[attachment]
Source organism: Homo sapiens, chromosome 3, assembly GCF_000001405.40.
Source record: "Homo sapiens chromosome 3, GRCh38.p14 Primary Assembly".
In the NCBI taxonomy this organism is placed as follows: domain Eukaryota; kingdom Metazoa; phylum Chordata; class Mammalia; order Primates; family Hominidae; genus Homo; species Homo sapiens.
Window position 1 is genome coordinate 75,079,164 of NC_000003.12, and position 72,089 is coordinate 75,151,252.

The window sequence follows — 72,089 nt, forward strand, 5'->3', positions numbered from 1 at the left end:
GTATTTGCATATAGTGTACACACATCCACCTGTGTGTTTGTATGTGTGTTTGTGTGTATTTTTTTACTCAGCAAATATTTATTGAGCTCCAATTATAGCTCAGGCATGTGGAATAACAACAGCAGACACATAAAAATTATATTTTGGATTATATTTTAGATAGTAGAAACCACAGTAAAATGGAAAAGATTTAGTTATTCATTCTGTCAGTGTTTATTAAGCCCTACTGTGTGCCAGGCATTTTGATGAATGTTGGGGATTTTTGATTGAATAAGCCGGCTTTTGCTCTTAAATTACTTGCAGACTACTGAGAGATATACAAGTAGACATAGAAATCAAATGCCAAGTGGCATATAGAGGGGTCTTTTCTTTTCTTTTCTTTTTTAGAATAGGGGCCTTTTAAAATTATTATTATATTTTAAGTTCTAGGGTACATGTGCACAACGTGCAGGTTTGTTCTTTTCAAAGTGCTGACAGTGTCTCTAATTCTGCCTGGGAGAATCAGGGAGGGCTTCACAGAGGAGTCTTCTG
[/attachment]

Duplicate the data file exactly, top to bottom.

Source organism: Homo sapiens, chromosome 3, assembly GCF_000001405.40.
Source record: "Homo sapiens chromosome 3, GRCh38.p14 Primary Assembly".
In the NCBI taxonomy this organism is placed as follows: domain Eukaryota; kingdom Metazoa; phylum Chordata; class Mammalia; order Primates; family Hominidae; genus Homo; species Homo sapiens.
Window position 1 is genome coordinate 75,079,164 of NC_000003.12, and position 72,089 is coordinate 75,151,252.

The window sequence follows — 72,089 nt, forward strand, 5'->3', positions numbered from 1 at the left end:
GTATTTGCATATAGTGTACACACATCCACCTGTGTGTTTGTATGTGTGTTTGTGTGTATTTTTTTACTCAGCAAATATTTATTGAGCTCCAATTATAGCTCAGGCATGTGGAATAACAACAGCAGACACATAAAAATTATATTTTGGATTATATTTTAGATAGTAGAAACCACAGTAAAATGGAAAAGATTTAGTTATTCATTCTGTCAGTGTTTATTAAGCCCTACTGTGTGCCAGGCATTTTGATGAATGTTGGGGATTTTTGATTGAATAAGCCGGCTTTTGCTCTTAAATTACTTGCAGACTACTGAGAGATATACAAGTAGACATAGAAATCAAATGCCAAGTGGCATATAGAGGGGTCTTTTCTTTTCTTTTCTTTTTTAGAATAGGGGCCTTTTAAAATTATTATTATATTTTAAGTTCTAGGGTACATGTGCACAACGTGCAGGTTTGTTCTTTTCAAAGTGCTGACAGTGTCTCTAATTCTGCCTGGGAGAATCAGGGAGGGCTTCACAGAGGAGTCTTCTG